Dead Letters By Caite Dolan Leach: Book's Review and Summary

Dead Letters by Caite Dolan-Leach — Reviews, Discussion, Bookclubs, Lists

Dead Letters by Caite Dolan-Leach: A Thrilling Mystery with a Compelling Narrative Voice

If you are looking for a book that will keep you on your toes until the end, you might want to check out Dead Letters by Caite Dolan-Leach. This novel, published in 2017, follows the story of Ava Antipova, a young woman who receives a disturbing notice that her estranged twin sister, Zelda, has died in a fire. However, Ava soon discovers that Zelda might not be as dead as everyone thinks, and she embarks on a dangerous journey to unravel the truth.

But Dead Letters isn’t just about solving a mystery. Throughout the book, Dolan-Leach explores themes of family, identity, addiction, and the blurred lines between reality and illusion. She also showcases her talent for crafting complex, flawed, and relatable characters, and for using vivid descriptions to immerse the reader in the setting.

The Author: Caite Dolan-Leach

Caite Dolan-Leach is a writer from Michigan who currently lives in France. She graduated from Trinity College in Hartford, Connecticut, with a degree in English and creative writing, and then earned an MFA from Stony Brook Southampton. Her debut novel, Dead Letters, has received critical acclaim and has been compared to the works of Gillian Flynn, Tana French, and Donna Tartt.

Themes and Ideas

As mentioned before, Dead Letters is not just a mystery novel. It’s a story about the bonds and conflicts that exist within a family, and how those ties can shape a person’s identity and sense of self. The relationship between Ava and Zelda is at the heart of the book, and Dolan-Leach does a great job at portraying their dynamic with subtlety and nuance.

Another recurring theme in the book is addiction, which is explored through several characters, including Ava and Zelda’s mother, Nadine. Dolan-Leach doesn’t shy away from depicting the chaos and devastation that addiction can bring, but she also shows how it can be a coping mechanism for people who feel lost or misunderstood.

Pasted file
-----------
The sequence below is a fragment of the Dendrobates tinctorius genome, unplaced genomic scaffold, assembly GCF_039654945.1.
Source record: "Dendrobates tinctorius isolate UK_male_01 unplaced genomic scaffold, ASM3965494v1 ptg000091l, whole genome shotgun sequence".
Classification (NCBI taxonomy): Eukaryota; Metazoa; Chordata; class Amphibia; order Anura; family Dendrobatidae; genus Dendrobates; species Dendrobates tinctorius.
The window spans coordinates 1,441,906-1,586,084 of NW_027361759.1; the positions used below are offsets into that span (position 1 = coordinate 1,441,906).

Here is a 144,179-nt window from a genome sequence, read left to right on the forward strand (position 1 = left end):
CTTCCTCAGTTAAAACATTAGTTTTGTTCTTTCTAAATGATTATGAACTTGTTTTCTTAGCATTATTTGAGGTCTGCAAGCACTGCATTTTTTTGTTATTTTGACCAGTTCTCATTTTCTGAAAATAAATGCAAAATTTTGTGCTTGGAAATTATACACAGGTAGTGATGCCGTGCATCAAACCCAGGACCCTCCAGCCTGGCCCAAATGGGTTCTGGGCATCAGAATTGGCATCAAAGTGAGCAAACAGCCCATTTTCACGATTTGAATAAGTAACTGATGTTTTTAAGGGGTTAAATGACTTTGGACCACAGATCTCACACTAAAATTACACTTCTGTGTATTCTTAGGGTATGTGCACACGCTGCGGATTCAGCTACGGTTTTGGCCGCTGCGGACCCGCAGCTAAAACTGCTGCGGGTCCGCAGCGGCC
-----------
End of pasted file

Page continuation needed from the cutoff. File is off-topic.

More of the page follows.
The concept of reality is also a major element in Dead Letters. Throughout the book, the characters grapple with the idea of what is true and what is not, and how memories, perceptions, and emotions can distort reality. This theme is especially relevant in the age of fake news and alternative facts.

The Writing Style

Dolan-Leach’s writing style is one of the strengths of Dead Letters. She has a sharp, witty, and observant narrative voice that adds humor and depth to the story. The book is also well-paced, with enough twists and turns to keep the reader engaged, but not so many that it becomes overwhelming.

However, some readers might find the book’s non-linear structure and frequent flashbacks confusing or disorienting. Also, while the characters are well-developed, some of their actions and motivations might seem unrealistic or contrived.

The Bottom Line

Overall, Dead Letters is a well-crafted and engaging novel that combines mystery, psychology, and literary flair. If you enjoy books that challenge your assumptions and keep you guessing, you will probably enjoy this one.


Q: Is Dead Letters suitable for all ages?

A: No. The book contains explicit language, drug use, and sexual content, and is recommended for mature readers.

Q: Does Dead Letters have a sequel?

A: No, Dead Letters is a standalone novel.

Q: Can I read Dead Letters as an e-book?

A: Yes, Dead Letters is available in various electronic formats, such as Kindle, Nook, and iBooks.

Q: What is the page count of Dead Letters?

A: Dead Letters has 352 pages in the paperback edition.

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